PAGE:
Jones international career had anything but an auspicious start. His first Championship was 1951, Burroughes and Watts, and so well had he been playing that he came to London as favorite to take the title from a field that included Marshall, Cleary, and Edwards. He arrived early and practiced five or six hours a day. His first Championship match was against Scotsman Walter Ramage who was certainly not one of the favorites but who beat Jones by a couple of hundred points. Marshall slaughtered him 2224 - 876, Edwards by 800, Cleary easing up by only 141. He finished the tournament with just one win, that being over Irishman Edmund Haslem and with a top break of only 138. "The Billiard Player," reported Jones as a fine player and sportsman but clearly England did not suit him. He gained some consolation by retaining the Indian Title and so qualified for the 1952 tournament to be held in Calcutta where he was on home ground and a hot favorite. His first game against Amin Yunoos of Burma gave him just the start he needed as he annihilated his opponent with a string of big breaks. The sequel was awful for him. Walter Ramage beat him again by over 300, Marshall beat him, Chandra Hirjee beat him, whilst Driffield murdered him by 1857 - 700 making breaks of 18.104.22.168.22.214.171.124 and 93. Jones could make but one century in reply and Driffield went on to take the title. Wilson won only one match and that against an opponent whose top break throughout the tournament was only 79. The Indian Champion was not only beaten, before his own spectators he was humiliated. One of the characteristics of sporting champions is their overriding ambition bordering on the obsessive and Wilson Jones was no exception. His next attempt at the World Title was Sydney 1954. Again he arrived early to acclimatise and practice but it was the same story as before. Heavy losses to Marshall and Edwards, a fairly close game against Cleary, only one win and that against Tom Rees of South Africa. Jones best break was 209. The trip had one consolation for the Indian player. The great Walter Lindrum played a series of exhibition games around Sydney to raise funds to help with the staging of the championship. Jones somehow managed to get himself appointed as marker for these games and he struck up a friendship with Lindrum - not an easy thing to do towards the end of the great Australian's life. Lindrum discussed the game with him, watched him play and gave him advice. Walter wrote of Jones: - "He is the fastest moving amateur I have seen and appears to know all the answers. He makes his decisions quickly and spots the ball straightaway and is off on his job."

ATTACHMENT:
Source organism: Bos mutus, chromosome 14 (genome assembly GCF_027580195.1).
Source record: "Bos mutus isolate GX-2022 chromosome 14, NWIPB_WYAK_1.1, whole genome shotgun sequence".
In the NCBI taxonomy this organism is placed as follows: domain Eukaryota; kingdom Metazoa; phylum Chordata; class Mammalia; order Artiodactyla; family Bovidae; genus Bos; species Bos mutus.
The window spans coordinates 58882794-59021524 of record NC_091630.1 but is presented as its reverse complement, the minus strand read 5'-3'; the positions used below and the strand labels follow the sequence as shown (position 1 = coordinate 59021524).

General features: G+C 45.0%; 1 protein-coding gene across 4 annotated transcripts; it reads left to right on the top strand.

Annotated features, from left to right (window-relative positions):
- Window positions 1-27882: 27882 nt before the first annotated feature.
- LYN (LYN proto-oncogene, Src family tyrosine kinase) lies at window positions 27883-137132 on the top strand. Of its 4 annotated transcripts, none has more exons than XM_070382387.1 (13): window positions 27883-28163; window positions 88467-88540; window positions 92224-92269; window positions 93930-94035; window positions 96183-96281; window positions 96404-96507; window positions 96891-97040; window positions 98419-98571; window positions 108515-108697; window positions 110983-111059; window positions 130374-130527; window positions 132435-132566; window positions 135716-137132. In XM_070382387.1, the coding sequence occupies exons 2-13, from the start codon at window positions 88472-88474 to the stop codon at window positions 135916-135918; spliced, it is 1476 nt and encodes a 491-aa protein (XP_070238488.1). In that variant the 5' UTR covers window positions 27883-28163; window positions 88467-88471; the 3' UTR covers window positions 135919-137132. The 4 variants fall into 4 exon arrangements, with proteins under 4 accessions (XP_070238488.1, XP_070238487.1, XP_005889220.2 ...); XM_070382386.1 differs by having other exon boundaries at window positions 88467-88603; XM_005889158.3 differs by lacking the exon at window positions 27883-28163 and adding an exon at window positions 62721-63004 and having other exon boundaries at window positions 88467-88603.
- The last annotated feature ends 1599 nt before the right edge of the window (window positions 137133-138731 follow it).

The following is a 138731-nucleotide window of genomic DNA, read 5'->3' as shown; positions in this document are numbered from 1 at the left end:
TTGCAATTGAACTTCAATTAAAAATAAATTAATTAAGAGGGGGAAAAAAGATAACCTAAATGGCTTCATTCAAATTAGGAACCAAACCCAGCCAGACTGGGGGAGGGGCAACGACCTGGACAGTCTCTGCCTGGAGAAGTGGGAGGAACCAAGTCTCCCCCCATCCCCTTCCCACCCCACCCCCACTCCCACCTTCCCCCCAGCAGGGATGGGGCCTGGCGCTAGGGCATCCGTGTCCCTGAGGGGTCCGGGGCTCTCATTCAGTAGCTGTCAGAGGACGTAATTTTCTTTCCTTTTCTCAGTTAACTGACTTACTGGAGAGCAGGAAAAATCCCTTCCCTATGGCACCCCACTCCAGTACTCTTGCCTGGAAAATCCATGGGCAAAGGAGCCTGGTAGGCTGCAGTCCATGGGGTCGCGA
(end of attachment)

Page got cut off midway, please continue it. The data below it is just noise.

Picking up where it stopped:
That may well have been so but it made no difference to the result of the event. Jones went back to India in the sort of mood of despair that would have made many another player give up. Three World Tournaments, 15 matches played with only three wins and those against the weakest opposition. To know that one has all the necessary ability and yet to be unable to produce it when it matters is as destroying in a sport as in any other walk of life.
Triumph - Jones fourth World Championship was back on home ground at Calcutta. He had practiced hard and was in great form but after his previous efforts no-one was putting very much money on him. He won all his games, made a top break of 501 and thus achieved his dearest ambition. His toughest opposition came - of course - from Driffield. At the start of the fourth session of the Driffield match the Englishmen led by nearly 800. Jones made 170 at his eighth visit and then followed this up with breaks of 232, 0, 5, 113, 117, 0, 5, 147 and 33. With fifteen minutes to go the Indian took the lead and with nine minutes to go it was still anybody's game. Driffield broke down at 69 and Wilson held on the win the match by 123. It was a great personal triumph. Driffield said later, "no other player, professional or amateur, could have conceded such a big lead and still have beaten me. Against Chandra Hirjee - a brilliant player - Jones had consecutive visits of 126.96.36.199.188.8.131.52.70 and 211. He made his 501 against Cleary and beat the Australian by over a thousand.